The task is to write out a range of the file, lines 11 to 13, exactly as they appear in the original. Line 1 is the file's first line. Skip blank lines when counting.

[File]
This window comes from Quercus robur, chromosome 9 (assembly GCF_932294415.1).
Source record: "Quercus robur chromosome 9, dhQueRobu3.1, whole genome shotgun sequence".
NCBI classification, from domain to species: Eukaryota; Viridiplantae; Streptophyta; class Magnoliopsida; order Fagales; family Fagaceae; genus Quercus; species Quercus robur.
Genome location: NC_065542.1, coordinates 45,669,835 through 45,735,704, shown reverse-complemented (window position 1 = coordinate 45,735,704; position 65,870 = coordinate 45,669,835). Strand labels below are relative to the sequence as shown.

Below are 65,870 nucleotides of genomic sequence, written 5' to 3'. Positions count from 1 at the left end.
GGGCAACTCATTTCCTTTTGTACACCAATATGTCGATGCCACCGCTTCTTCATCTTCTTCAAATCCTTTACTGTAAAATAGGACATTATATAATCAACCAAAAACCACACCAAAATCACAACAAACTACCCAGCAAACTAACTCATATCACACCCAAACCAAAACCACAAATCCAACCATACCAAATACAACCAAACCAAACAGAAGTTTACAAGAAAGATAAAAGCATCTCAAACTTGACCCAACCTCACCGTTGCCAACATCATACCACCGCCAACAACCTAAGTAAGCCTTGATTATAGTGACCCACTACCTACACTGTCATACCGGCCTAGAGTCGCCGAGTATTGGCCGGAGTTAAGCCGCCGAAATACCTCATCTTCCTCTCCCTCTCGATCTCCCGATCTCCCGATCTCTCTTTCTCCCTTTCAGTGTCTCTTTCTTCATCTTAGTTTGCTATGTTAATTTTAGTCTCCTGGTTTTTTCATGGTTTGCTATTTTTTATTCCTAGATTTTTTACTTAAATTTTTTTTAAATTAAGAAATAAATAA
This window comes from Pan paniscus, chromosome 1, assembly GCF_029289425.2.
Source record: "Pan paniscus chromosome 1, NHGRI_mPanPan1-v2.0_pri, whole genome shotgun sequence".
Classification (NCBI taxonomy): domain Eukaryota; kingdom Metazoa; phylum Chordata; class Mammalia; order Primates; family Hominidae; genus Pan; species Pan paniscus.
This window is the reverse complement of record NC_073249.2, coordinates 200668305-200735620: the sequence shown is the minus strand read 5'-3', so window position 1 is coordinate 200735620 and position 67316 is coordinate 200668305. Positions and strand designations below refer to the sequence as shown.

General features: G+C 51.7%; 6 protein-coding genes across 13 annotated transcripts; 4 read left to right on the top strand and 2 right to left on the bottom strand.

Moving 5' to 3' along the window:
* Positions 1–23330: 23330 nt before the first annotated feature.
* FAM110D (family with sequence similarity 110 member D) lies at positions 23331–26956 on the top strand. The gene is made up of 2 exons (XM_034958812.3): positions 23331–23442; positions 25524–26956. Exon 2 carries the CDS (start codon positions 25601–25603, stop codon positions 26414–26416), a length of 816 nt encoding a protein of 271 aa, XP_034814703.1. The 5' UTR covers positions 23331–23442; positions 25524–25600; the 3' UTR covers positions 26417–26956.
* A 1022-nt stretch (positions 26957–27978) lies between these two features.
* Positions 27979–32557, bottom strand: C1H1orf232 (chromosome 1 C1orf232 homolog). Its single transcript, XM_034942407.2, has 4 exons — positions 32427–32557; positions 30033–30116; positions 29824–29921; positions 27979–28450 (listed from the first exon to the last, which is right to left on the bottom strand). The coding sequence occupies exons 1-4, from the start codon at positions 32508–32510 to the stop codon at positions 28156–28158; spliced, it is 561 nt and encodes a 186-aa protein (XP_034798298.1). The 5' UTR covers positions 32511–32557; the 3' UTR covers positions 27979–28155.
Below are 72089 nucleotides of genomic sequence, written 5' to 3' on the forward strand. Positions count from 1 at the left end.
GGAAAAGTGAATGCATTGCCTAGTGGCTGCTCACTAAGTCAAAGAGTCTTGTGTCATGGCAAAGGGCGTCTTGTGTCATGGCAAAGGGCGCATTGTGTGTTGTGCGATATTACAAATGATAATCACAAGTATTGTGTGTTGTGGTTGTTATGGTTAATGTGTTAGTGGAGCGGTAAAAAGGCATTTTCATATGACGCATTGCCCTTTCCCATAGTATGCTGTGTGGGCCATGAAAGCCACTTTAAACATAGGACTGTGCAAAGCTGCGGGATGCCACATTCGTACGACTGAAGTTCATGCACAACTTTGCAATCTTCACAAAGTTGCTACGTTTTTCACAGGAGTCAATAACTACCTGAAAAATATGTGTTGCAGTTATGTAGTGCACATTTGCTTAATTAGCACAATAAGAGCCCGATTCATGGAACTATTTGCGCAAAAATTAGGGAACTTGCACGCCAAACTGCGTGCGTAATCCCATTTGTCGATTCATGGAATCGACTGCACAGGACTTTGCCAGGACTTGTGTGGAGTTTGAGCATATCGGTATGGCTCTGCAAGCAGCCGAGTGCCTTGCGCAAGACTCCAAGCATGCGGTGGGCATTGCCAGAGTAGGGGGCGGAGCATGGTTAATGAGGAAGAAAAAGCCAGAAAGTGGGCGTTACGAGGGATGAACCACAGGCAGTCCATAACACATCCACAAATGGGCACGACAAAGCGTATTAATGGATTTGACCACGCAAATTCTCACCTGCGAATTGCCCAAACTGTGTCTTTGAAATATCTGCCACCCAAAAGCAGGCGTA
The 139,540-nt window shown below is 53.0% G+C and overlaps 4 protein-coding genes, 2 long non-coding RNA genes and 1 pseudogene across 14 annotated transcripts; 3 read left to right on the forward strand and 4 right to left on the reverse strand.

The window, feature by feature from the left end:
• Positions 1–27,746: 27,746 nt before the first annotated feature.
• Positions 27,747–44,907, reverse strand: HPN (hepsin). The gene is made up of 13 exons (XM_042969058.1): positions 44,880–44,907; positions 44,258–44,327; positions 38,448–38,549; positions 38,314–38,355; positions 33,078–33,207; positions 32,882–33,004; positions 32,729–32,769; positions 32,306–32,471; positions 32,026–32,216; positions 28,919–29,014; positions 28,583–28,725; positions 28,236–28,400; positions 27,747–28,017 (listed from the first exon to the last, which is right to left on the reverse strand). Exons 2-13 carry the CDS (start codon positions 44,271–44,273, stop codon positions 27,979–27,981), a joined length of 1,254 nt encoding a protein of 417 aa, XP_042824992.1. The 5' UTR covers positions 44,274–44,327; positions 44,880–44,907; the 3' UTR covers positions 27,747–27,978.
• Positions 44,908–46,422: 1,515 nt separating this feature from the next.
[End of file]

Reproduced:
General features: G+C 51.7%; 6 protein-coding genes across 13 annotated transcripts; 4 read left to right on the top strand and 2 right to left on the bottom strand.

Moving 5' to 3' along the window:
* Positions 1–23330: 23330 nt before the first annotated feature.